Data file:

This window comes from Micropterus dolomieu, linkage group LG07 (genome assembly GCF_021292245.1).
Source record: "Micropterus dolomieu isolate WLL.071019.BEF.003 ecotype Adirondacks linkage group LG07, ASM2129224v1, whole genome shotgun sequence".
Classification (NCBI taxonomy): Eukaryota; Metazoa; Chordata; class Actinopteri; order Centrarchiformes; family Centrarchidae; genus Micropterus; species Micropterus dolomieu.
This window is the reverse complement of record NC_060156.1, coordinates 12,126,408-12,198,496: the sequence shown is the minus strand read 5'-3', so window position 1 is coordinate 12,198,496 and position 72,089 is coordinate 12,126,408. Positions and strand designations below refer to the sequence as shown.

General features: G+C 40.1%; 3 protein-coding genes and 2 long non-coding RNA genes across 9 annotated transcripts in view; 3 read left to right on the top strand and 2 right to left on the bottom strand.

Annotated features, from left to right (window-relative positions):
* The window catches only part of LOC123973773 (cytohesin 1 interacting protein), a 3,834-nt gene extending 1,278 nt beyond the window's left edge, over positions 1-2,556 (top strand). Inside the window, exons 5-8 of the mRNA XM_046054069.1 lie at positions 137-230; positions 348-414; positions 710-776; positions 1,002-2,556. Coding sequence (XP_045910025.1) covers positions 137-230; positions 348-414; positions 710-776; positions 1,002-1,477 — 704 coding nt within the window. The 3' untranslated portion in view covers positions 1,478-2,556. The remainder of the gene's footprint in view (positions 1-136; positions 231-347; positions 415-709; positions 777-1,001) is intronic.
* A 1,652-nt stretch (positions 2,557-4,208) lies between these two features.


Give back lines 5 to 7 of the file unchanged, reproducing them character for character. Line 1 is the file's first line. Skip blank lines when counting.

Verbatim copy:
General features: G+C 40.1%; 3 protein-coding genes and 2 long non-coding RNA genes across 9 annotated transcripts in view; 3 read left to right on the top strand and 2 right to left on the bottom strand.

Annotated features, from left to right (window-relative positions):
* The window catches only part of LOC123973773 (cytohesin 1 interacting protein), a 3,834-nt gene extending 1,278 nt beyond the window's left edge, over positions 1-2,556 (top strand). Inside the window, exons 5-8 of the mRNA XM_046054069.1 lie at positions 137-230; positions 348-414; positions 710-776; positions 1,002-2,556. Coding sequence (XP_045910025.1) covers positions 137-230; positions 348-414; positions 710-776; positions 1,002-1,477 — 704 coding nt within the window. The 3' untranslated portion in view covers positions 1,478-2,556. The remainder of the gene's footprint in view (positions 1-136; positions 231-347; positions 415-709; positions 777-1,001) is intronic.